I think the only effective solution would have to incorporate some sort of code capable technology. So that the code would be updated periodically to prevent the use of recovered technology by the enemy.
Still, I wager that nothing is quite capable of overcoming the “fog of war” and all the casualties it brings.
Safes are one of the most commonly purchased accessories for firearms. Be they full size rack safes or small hanging units.
When gun owners purchase a safe, they do so usually for one of two reasons.
1) To protect their firearm from theft.
2) To protect young family members from gaining unsupervised access.
But how would you feel as a gun owner if you found out that your gun safe could easily be opened by a 3 year old or a thief?
This article details an investigation into a number of safes which were easily opened by small children. Often with such simple endeavors as just trying to lift one end of the safe and dropping it. Imagine if that was all that kept your toddler from wielding your loaded handgun?
As a father, that thought makes me very very uncomfortable.
The story above features a video which is disturbing in it’s simplicity at times. Sadly, this investigation was inspired in part from the tragic death of a 3 year old son of a law enforcement officer. Who was trusting the Stack-on safe to keep his family safe.
What is more disturbing, when the investigators approached Stack-on for comment, they were very dismissive. This is something I experienced when dealing with a potential design issue for a DeSantis Nemesis holster. In which the retort was “We’ve sold thousands of those holsters and haven’t ha a problem.” But when it comes to guns, one problem is enough to feed our enemy’s cause for years. And maybe you have more than one problem. You’re just not listening because you’re arrogant twits. And are missing all the warning signs for a potential tragedy.
A few things I would recommend when it comes to small safes based on the above article:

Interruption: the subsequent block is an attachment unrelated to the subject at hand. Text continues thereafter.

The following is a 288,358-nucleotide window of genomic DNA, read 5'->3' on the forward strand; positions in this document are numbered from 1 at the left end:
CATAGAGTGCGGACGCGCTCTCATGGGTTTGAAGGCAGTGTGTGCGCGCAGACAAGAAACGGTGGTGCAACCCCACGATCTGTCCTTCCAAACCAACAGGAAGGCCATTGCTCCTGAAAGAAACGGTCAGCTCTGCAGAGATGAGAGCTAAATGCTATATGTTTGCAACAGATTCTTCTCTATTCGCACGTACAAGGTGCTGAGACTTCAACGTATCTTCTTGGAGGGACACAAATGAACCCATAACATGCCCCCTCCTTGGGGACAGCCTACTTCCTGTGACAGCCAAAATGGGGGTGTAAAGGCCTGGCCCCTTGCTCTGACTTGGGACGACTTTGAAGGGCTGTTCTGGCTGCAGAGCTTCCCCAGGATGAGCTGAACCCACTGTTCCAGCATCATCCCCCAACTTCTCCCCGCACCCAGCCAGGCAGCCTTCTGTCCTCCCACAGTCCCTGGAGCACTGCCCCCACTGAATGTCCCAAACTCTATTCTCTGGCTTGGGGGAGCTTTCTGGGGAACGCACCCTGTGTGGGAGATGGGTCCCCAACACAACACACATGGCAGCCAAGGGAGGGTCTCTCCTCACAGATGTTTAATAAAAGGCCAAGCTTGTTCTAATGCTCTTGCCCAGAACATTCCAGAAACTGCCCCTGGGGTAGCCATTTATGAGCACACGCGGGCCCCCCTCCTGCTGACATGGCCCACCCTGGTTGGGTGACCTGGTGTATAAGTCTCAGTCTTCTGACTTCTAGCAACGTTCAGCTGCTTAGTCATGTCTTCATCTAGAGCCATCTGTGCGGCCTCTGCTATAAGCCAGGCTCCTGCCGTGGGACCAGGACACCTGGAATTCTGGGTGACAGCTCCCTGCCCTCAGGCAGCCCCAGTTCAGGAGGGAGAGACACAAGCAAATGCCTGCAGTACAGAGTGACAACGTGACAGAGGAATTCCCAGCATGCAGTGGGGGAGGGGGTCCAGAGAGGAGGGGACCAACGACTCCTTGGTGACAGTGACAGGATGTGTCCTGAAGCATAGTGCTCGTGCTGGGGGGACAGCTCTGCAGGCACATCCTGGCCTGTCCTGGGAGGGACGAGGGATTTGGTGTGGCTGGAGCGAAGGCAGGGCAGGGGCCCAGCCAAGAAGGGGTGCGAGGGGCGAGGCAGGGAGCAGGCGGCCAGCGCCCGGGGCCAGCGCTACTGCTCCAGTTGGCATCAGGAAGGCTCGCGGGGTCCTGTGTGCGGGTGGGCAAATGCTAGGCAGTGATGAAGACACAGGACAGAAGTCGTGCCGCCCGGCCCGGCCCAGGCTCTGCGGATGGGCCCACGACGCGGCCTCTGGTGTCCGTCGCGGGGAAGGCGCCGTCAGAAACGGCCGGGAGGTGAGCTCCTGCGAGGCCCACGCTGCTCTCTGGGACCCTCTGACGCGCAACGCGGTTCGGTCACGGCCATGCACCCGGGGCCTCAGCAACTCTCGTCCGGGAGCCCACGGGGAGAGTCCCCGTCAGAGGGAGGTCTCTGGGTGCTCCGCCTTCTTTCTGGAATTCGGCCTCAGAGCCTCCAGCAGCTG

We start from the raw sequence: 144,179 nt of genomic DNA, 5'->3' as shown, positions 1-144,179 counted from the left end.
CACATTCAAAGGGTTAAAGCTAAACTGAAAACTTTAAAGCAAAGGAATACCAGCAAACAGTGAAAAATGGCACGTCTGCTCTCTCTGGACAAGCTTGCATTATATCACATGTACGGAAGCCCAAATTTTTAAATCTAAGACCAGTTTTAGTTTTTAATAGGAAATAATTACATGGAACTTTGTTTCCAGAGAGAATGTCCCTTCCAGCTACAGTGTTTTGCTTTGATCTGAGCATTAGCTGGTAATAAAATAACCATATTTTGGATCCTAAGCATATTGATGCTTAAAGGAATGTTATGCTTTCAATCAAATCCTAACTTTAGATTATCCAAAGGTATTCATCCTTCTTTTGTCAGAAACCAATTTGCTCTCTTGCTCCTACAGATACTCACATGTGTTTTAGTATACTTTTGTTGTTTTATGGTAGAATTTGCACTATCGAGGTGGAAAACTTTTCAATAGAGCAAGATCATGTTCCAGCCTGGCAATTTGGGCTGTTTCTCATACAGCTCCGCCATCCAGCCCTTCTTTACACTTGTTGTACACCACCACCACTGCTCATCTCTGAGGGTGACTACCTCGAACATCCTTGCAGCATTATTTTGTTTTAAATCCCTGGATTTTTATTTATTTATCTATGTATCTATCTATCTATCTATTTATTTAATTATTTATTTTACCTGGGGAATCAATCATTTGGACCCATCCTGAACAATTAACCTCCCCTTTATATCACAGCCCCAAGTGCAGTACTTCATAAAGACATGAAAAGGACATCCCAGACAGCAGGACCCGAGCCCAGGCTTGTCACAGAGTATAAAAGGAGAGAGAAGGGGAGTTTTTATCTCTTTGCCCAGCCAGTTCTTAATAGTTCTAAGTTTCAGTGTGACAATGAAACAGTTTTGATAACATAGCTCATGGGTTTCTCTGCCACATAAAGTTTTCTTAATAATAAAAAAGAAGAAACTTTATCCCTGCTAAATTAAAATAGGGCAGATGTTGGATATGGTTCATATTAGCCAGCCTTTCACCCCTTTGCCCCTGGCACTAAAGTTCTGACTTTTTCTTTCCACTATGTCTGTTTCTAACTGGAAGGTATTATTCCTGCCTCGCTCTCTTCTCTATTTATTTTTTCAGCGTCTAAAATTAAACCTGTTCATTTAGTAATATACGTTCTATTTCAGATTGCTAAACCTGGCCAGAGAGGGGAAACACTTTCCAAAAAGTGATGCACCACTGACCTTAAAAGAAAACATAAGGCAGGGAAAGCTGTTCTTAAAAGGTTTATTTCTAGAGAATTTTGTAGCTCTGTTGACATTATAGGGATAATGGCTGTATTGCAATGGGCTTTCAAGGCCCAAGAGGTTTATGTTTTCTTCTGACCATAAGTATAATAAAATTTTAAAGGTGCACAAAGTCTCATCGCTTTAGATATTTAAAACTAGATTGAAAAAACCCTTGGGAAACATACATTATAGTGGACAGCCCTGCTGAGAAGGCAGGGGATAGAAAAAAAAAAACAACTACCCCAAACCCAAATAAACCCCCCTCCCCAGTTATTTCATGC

1. Do the drop test. The lifting one side up and dropping as demonstrated in the video. This is something you could do with a store display model. If it fails, show the store manager. Manufacturers will change when they start receiving merchandise back.
2. A lot of these techniques are eliminated if the safe is securely mounted. Consider bolting the safe to a structural element.
3. Consider a larger higher end safe when feasible.
I do want to ad that I differentiate between various locksmithing techniques used in the authors videos (such as determining combination of combination locks via slips of plastic) vs inherent failures of security as simple as raising and dropping a safe and moving the solenoid mechanism.
The former requires some level of training and is expected to be beyond the means of a toddler. Where as the latter requires zero training or insight and is easily achieved via basic toddler play activities.
Extreme Tech is covering what it’s calling as the “World’s First 3D Printed Gun”, an AR style pistol firing .22 LR.
Some caveats, the firearm is using a standardized upper and a real barrel. So it’s really more so the actual use of a home manufactured lower. Which for an AR is in fact the “registered component” of the firearm. The schematics are available for download. This is just even more evidence on the fire that my post just the other day exclaiming magazine capacity bans and the like is ineffective.
For those who look at 3D printing and duplication as a future Utopia. I highly recommend reading “The Lord of Uffts” (Duplicators) by Murray Leinstar, found in the collection of short stories titled A Logic Named Joe, also a fun read for IT folk as it models computers and the internet quite well considering it was written in the 1940’s